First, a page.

Cumulus Linux 3.2 shipped with a rudimentary EVPN implementation and everyone got really excited, including smaller ASIC manufacturers that finally got a control plane for their hardware VTEP functionality.
However, while it’s nice to have EVPN support in Cumulus Linux, the claims of its benefits are sometimes greatly exaggerated.
For example, David Iles from Mellanox claims that “… with EVPN, we have an industry standardized control plane for VTEP orchestration using an extension of BGP” and “… EVPN will deliver many of the promises of TRILL, FabricPath, VCS, and other data center fabrics but in a scalable, non-proprietary, way”
Let’s get a few things straight:
- TRILL is as standard as EVPN (if not more). Mentioning TRILL in the same list as VCS and FabricPath is disingenuous.
- As much as I love EVPN, TRILL has fewer options and thus higher chance of having at least two interoperable implementations.
Finally, EVPN can be implemented in so many ways that I started calling it “the SIP of networking”. For example, at the moment (in release 3.2.1) Cumulus Linux implements only Type-3 routes (similar to what Cisco Nexus 1000V was doing) and relies on dynamic MAC learning, while Cisco’s and Juniper’s implementations on ToR switches use BGP-based MAC+IP address propagation with Type-2 routes.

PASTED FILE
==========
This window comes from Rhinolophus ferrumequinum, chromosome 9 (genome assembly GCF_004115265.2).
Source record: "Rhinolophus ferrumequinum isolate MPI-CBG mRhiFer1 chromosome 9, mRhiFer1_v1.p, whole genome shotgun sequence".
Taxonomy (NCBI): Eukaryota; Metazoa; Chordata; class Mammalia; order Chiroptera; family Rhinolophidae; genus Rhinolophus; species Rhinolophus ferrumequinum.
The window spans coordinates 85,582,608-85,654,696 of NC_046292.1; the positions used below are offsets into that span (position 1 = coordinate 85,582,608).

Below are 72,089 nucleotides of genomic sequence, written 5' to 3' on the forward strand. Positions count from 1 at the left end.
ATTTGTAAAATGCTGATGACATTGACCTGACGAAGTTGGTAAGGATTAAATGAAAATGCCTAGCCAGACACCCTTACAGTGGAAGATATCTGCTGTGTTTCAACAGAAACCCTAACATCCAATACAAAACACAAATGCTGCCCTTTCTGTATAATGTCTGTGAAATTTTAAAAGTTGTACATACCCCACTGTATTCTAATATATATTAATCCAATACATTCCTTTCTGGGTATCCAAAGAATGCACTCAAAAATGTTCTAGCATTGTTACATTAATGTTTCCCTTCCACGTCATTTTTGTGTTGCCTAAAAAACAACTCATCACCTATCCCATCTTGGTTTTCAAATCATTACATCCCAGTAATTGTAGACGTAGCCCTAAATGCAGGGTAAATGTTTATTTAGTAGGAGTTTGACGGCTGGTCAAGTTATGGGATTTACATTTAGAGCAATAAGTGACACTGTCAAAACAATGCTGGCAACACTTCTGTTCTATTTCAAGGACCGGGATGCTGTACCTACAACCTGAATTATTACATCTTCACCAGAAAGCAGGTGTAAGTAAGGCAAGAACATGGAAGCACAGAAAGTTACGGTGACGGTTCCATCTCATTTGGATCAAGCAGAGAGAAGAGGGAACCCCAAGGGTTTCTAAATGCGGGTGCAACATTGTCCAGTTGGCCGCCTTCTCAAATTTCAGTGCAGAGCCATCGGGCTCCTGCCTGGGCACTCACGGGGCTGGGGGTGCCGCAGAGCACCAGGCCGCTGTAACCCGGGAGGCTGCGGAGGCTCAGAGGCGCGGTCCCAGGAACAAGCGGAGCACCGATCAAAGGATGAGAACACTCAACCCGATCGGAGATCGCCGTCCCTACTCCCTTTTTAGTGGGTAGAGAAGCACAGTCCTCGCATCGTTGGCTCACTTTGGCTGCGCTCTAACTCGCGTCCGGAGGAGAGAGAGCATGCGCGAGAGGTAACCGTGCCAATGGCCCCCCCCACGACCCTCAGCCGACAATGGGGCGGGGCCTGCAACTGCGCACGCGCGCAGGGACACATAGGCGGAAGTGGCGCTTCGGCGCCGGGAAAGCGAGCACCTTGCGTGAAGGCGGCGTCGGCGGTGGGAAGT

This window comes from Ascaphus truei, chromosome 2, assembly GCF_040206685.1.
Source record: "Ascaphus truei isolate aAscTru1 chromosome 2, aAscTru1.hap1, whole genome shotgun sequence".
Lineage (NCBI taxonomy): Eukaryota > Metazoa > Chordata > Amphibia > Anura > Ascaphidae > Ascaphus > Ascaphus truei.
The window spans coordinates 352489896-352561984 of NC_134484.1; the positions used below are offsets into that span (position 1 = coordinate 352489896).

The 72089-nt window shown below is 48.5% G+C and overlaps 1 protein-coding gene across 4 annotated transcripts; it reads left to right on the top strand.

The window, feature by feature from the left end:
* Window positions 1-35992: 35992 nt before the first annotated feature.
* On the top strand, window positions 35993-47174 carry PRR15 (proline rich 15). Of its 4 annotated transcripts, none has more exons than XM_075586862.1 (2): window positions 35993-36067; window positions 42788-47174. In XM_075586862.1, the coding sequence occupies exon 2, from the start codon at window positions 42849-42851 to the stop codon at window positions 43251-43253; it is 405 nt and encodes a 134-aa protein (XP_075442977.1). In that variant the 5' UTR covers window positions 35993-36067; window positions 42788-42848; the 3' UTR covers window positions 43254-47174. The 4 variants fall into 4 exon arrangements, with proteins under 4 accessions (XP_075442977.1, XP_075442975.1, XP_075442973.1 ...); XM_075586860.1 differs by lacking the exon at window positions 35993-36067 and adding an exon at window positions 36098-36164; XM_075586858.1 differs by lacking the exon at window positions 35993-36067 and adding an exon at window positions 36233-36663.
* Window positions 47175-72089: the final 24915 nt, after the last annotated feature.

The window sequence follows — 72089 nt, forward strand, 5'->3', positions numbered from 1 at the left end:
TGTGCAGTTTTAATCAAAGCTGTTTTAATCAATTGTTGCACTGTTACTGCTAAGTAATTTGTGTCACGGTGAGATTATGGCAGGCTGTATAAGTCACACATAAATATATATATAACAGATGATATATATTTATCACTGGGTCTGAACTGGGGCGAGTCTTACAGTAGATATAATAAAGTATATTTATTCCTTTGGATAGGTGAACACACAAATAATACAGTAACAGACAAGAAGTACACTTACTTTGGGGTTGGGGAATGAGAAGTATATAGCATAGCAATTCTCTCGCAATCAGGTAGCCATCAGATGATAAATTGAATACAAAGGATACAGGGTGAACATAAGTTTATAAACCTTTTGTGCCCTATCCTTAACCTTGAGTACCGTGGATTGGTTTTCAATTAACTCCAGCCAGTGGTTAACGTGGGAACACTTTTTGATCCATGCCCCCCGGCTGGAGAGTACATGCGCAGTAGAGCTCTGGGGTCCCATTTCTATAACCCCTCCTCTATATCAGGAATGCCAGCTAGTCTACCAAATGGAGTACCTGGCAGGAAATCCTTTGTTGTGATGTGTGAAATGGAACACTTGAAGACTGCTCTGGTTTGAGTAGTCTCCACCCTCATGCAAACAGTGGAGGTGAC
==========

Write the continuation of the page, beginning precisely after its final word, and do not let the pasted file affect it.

2017-02-23: Cumulus Linux already supports type-2 (MAC/IP) routes. That was fast ;) However, I got a hefty dose of “these are all the things that can go wrong” information a few days back, and it's even worse than what I thought. More details in a future blog post.
I’m also hearing rumors that symmetrical IRB (Cisco) and asymmetrical IRB (Juniper) implementations (you’ll find more details in the Mixed Layer-2 + Layer-3 Designs part of Leaf-and-Spine Architectures webinar) don’t work well together… or maybe that’s just FUD - I would love to hear from someone who got EVPN working between a Nexus 9000 and QFX 5100 or QFX 10K.